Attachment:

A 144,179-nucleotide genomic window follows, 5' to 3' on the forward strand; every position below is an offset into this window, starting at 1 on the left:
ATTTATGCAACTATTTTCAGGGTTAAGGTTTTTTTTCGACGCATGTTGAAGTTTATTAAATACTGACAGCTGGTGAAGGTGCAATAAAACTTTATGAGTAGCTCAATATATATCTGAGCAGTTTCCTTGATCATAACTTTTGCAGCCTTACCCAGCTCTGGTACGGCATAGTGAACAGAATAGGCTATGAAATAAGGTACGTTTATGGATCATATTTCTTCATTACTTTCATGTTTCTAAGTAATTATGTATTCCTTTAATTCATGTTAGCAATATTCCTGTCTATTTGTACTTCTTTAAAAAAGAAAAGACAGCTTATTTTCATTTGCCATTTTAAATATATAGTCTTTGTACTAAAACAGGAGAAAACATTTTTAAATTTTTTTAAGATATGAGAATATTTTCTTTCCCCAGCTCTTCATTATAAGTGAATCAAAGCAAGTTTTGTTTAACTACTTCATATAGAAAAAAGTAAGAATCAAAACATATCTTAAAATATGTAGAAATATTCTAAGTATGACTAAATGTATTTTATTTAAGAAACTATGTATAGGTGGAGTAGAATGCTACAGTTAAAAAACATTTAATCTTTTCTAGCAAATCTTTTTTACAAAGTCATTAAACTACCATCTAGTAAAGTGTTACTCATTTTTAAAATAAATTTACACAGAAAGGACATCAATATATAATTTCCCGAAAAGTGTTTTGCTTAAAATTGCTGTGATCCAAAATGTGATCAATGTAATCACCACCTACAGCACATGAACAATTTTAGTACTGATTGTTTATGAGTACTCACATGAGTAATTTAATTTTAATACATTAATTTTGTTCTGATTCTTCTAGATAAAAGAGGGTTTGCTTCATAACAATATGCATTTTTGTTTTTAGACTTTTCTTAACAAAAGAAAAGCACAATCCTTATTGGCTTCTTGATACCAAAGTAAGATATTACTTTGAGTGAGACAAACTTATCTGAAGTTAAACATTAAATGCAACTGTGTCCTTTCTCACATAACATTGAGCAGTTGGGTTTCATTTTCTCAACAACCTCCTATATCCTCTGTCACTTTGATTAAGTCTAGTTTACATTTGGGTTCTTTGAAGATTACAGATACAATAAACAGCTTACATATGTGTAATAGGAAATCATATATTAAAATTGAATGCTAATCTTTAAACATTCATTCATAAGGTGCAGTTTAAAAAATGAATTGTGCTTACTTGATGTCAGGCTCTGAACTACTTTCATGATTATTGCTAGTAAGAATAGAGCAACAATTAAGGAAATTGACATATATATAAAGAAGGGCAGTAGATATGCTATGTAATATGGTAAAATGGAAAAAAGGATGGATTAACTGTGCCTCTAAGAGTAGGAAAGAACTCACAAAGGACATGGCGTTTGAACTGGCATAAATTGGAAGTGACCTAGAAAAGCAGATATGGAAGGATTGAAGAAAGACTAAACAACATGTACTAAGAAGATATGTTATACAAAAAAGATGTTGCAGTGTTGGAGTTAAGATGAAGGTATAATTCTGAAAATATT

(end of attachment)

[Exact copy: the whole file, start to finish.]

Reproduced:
A 144,179-nucleotide genomic window follows, 5' to 3' on the forward strand; every position below is an offset into this window, starting at 1 on the left:
ATTTATGCAACTATTTTCAGGGTTAAGGTTTTTTTTCGACGCATGTTGAAGTTTATTAAATACTGACAGCTGGTGAAGGTGCAATAAAACTTTATGAGTAGCTCAATATATATCTGAGCAGTTTCCTTGATCATAACTTTTGCAGCCTTACCCAGCTCTGGTACGGCATAGTGAACAGAATAGGCTATGAAATAAGGTACGTTTATGGATCATATTTCTTCATTACTTTCATGTTTCTAAGTAATTATGTATTCCTTTAATTCATGTTAGCAATATTCCTGTCTATTTGTACTTCTTTAAAAAAGAAAAGACAGCTTATTTTCATTTGCCATTTTAAATATATAGTCTTTGTACTAAAACAGGAGAAAACATTTTTAAATTTTTTTAAGATATGAGAATATTTTCTTTCCCCAGCTCTTCATTATAAGTGAATCAAAGCAAGTTTTGTTTAACTACTTCATATAGAAAAAAGTAAGAATCAAAACATATCTTAAAATATGTAGAAATATTCTAAGTATGACTAAATGTATTTTATTTAAGAAACTATGTATAGGTGGAGTAGAATGCTACAGTTAAAAAACATTTAATCTTTTCTAGCAAATCTTTTTTACAAAGTCATTAAACTACCATCTAGTAAAGTGTTACTCATTTTTAAAATAAATTTACACAGAAAGGACATCAATATATAATTTCCCGAAAAGTGTTTTGCTTAAAATTGCTGTGATCCAAAATGTGATCAATGTAATCACCACCTACAGCACATGAACAATTTTAGTACTGATTGTTTATGAGTACTCACATGAGTAATTTAATTTTAATACATTAATTTTGTTCTGATTCTTCTAGATAAAAGAGGGTTTGCTTCATAACAATATGCATTTTTGTTTTTAGACTTTTCTTAACAAAAGAAAAGCACAATCCTTATTGGCTTCTTGATACCAAAGTAAGATATTACTTTGAGTGAGACAAACTTATCTGAAGTTAAACATTAAATGCAACTGTGTCCTTTCTCACATAACATTGAGCAGTTGGGTTTCATTTTCTCAACAACCTCCTATATCCTCTGTCACTTTGATTAAGTCTAGTTTACATTTGGGTTCTTTGAAGATTACAGATACAATAAACAGCTTACATATGTGTAATAGGAAATCATATATTAAAATTGAATGCTAATCTTTAAACATTCATTCATAAGGTGCAGTTTAAAAAATGAATTGTGCTTACTTGATGTCAGGCTCTGAACTACTTTCATGATTATTGCTAGTAAGAATAGAGCAACAATTAAGGAAATTGACATATATATAAAGAAGGGCAGTAGATATGCTATGTAATATGGTAAAATGGAAAAAAGGATGGATTAACTGTGCCTCTAAGAGTAGGAAAGAACTCACAAAGGACATGGCGTTTGAACTGGCATAAATTGGAAGTGACCTAGAAAAGCAGATATGGAAGGATTGAAGAAAGACTAAACAACATGTACTAAGAAGATATGTTATACAAAAAAGATGTTGCAGTGTTGGAGTTAAGATGAAGGTATAATTCTGAAAATATT